Many people in recovery get bored easily. For many, this feeling a trigger than brings about bad ideas, such as using or participating in old behaviors. Why is boredom such a challenge for people who want to stay clean and sober? And how can you learn to cope with it and even keep yourself from being bored in the first place?
Why Boredom is So Challenging
When you were using alcohol and drugs, you probably had just a few minutes to sit still every day. It wasn’t comfortable, and you probably tried to keep your time sober at a minimum. After all, when you were having those fleeting moments of sobriety, you were probably spending your time thinking or obsessing about the next time you could get high or drunk again.
People often dislike sitting still, especially those with substance use disorder who actively get drunk or high. Sitting always gives you time with your thoughts and places you right in the center of your reality. It gives you time to feel uncomfortable emotions.
For those in early sobriety, boredom gives you time to think about the past. It’s normal you will feel a compulsion to use sometimes. There are triggers that almost everyone has, and boredom is a common one. It’s natural, but it can be very uncomfortable. Idle times may make this feeling worse, especially when your head is not in a good place. Thinking too much, especially about the past and using drugs or drinking, can lead you to a slippery slope.
Things to Do When You’re Struggling With Boredom
In the era of COVID-19, it’s easy to get bored. But you don’t have to stay bored. Here are some tips and tricks to help you stay sane when you’re struggling with a feeling of boredom.
- Write up a schedule. This activity will help you look forward to the day ahead and lets you know what “free time” you will have every day. (And then you can fill it up!)
- Pick up the phone. Talking is much more engaging than texting. Hearing a friendly voice can change your whole mood. Reach out to a sponsor, sober buddies, and loved ones who support your recovery.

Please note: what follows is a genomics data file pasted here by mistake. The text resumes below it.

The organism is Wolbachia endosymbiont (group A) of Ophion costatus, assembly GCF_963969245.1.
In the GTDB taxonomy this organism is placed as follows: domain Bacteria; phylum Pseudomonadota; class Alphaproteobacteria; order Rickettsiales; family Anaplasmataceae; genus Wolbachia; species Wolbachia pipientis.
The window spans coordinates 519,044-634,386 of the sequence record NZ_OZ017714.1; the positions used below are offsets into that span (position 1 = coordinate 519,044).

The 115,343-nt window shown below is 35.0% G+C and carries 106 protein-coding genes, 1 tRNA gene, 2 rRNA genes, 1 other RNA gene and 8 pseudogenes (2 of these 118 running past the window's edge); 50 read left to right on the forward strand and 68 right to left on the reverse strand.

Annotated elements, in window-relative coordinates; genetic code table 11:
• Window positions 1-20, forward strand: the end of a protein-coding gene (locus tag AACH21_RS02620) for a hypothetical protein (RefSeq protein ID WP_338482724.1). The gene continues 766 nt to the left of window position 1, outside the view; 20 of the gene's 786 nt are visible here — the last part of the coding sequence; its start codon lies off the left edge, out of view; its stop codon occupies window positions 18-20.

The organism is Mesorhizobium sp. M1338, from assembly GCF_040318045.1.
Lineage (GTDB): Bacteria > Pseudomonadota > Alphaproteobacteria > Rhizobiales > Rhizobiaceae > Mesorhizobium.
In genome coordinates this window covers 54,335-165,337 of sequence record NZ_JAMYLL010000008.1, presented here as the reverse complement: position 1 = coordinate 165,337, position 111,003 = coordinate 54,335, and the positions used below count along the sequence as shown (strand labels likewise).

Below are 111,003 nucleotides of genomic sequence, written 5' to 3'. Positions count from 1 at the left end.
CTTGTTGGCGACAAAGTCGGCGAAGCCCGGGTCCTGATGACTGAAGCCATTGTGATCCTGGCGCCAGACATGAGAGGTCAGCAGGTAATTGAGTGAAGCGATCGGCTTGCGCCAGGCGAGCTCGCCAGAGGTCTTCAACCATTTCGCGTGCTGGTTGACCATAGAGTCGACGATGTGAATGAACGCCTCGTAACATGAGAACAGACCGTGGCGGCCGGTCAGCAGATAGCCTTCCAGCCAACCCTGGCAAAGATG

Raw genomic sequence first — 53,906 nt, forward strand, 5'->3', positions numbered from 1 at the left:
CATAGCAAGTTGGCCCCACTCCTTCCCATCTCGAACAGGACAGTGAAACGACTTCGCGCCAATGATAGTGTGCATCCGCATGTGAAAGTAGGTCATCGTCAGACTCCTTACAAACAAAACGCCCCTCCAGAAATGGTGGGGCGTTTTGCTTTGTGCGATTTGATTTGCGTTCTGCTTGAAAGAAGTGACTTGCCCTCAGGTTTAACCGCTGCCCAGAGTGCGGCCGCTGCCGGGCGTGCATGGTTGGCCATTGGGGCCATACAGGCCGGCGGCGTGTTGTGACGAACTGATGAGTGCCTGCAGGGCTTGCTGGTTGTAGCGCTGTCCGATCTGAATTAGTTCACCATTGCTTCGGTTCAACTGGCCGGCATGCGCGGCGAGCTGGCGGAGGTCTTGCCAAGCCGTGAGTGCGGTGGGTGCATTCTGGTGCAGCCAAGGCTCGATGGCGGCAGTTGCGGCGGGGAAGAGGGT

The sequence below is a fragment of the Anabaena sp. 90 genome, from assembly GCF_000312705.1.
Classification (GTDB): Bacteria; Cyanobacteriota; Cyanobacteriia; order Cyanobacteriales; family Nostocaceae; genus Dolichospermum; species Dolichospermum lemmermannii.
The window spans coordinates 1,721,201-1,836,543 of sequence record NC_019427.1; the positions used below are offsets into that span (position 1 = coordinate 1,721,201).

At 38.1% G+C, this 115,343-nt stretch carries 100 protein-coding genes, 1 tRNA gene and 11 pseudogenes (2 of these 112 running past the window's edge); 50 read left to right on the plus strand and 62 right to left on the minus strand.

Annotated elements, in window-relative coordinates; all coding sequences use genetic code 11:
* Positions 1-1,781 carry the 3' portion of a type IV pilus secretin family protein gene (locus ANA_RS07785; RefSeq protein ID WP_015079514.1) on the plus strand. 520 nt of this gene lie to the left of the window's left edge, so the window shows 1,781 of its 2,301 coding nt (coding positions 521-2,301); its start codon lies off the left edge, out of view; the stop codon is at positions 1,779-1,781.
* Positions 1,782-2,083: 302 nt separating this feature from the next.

- Go to an online meeting. If you’re not sure where to find one, check your local NA or AA website for instructions. Many places also have a hotline you can call for more information.
- Play with your pet. Science shows that animals are great companions because they provide us with unconditional love and stress relief. If you can, take your pet for a walk.
- Watch something inspirational. There are plenty of inspirational stories online, from short video clips from people in recovery to movies. Try to avoid movies with graphic drug use, as they can be triggering.
- Write in a journal. Keeping a gratitude journal can help you stay focused on the good. You can also write about your day, your hopes, your dreams, whatever you want.
- Read a self-help book or your 12-step book. Some people love to take their Big Book, close their eyes, say the serenity prayer, and flip to any page to find inspiration.
- Work on 12-step homework. If you don’t have any yet, call your sponsor and ask for some help.
- Learn a new skill. If you’re still social distancing, that doesn’t mean you can’t learn things or find yourself a new talent. Both Eventbrite and places like Youtube offer online classes and lessons on many topics.
- Go for a jog, bike ride, or walk. Make it a goal to do this every day. Regular exercises have a ton of benefits, including giving your mental health and general mood a boost.
- Make a wish list or goal list. Now is the time to look to the future! What kinds of things do you hope to achieve?
These are just a few ideas of ways to keep boredom from taking over. Keeping busy is essential in early recovery. You may end up tired at the end of the day – so remember, easy does it! You don’t have to overdo things. Just try not to give yourself too much time doing nothing.
Consider Sober Living
Now, more than ever, it’s important to have people in your life who support your recovery. Sober living situations are a great way to rebuild your life and adjust to working on your new goals. Learn more about how a sober home can help you in your recovery. Call us at 760-216-2077 to learn about housing options.